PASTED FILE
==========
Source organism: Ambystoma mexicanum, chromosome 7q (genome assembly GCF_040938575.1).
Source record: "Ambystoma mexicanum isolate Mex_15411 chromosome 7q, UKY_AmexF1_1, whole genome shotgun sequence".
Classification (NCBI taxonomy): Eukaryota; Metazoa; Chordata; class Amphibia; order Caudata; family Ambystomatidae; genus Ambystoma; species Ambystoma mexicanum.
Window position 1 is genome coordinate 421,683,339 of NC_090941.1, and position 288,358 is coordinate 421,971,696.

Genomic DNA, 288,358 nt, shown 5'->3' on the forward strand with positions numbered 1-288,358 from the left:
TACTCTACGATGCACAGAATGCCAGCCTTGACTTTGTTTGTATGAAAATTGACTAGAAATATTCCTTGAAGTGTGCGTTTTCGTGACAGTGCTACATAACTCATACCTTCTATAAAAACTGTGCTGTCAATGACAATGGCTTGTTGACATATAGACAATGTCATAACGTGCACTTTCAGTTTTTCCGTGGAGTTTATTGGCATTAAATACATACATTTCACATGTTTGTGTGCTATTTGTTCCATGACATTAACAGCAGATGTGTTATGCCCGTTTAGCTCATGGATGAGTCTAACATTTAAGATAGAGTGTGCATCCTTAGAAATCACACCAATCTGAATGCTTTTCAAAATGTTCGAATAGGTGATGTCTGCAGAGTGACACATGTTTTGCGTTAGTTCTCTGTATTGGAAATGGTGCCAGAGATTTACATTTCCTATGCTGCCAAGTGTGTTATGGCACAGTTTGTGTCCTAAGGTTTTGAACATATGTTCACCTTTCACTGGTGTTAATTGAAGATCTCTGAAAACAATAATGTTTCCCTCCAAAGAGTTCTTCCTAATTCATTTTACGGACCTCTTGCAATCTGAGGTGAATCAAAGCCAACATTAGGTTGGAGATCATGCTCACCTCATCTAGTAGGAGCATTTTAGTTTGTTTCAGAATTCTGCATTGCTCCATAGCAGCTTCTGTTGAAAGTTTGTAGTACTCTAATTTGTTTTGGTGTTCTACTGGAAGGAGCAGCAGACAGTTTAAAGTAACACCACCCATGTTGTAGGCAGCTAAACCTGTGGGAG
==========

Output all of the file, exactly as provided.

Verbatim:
Source organism: Ambystoma mexicanum, chromosome 7q (genome assembly GCF_040938575.1).
Source record: "Ambystoma mexicanum isolate Mex_15411 chromosome 7q, UKY_AmexF1_1, whole genome shotgun sequence".
Classification (NCBI taxonomy): Eukaryota; Metazoa; Chordata; class Amphibia; order Caudata; family Ambystomatidae; genus Ambystoma; species Ambystoma mexicanum.
Window position 1 is genome coordinate 421,683,339 of NC_090941.1, and position 288,358 is coordinate 421,971,696.

Genomic DNA, 288,358 nt, shown 5'->3' on the forward strand with positions numbered 1-288,358 from the left:
TACTCTACGATGCACAGAATGCCAGCCTTGACTTTGTTTGTATGAAAATTGACTAGAAATATTCCTTGAAGTGTGCGTTTTCGTGACAGTGCTACATAACTCATACCTTCTATAAAAACTGTGCTGTCAATGACAATGGCTTGTTGACATATAGACAATGTCATAACGTGCACTTTCAGTTTTTCCGTGGAGTTTATTGGCATTAAATACATACATTTCACATGTTTGTGTGCTATTTGTTCCATGACATTAACAGCAGATGTGTTATGCCCGTTTAGCTCATGGATGAGTCTAACATTTAAGATAGAGTGTGCATCCTTAGAAATCACACCAATCTGAATGCTTTTCAAAATGTTCGAATAGGTGATGTCTGCAGAGTGACACATGTTTTGCGTTAGTTCTCTGTATTGGAAATGGTGCCAGAGATTTACATTTCCTATGCTGCCAAGTGTGTTATGGCACAGTTTGTGTCCTAAGGTTTTGAACATATGTTCACCTTTCACTGGTGTTAATTGAAGATCTCTGAAAACAATAATGTTTCCCTCCAAAGAGTTCTTCCTAATTCATTTTACGGACCTCTTGCAATCTGAGGTGAATCAAAGCCAACATTAGGTTGGAGATCATGCTCACCTCATCTAGTAGGAGCATTTTAGTTTGTTTCAGAATTCTGCATTGCTCCATAGCAGCTTCTGTTGAAAGTTTGTAGTACTCTAATTTGTTTTGGTGTTCTACTGGAAGGAGCAGCAGACAGTTTAAAGTAACACCACCCATGTTGTAGGCAGCTAAACCTGTGGGAG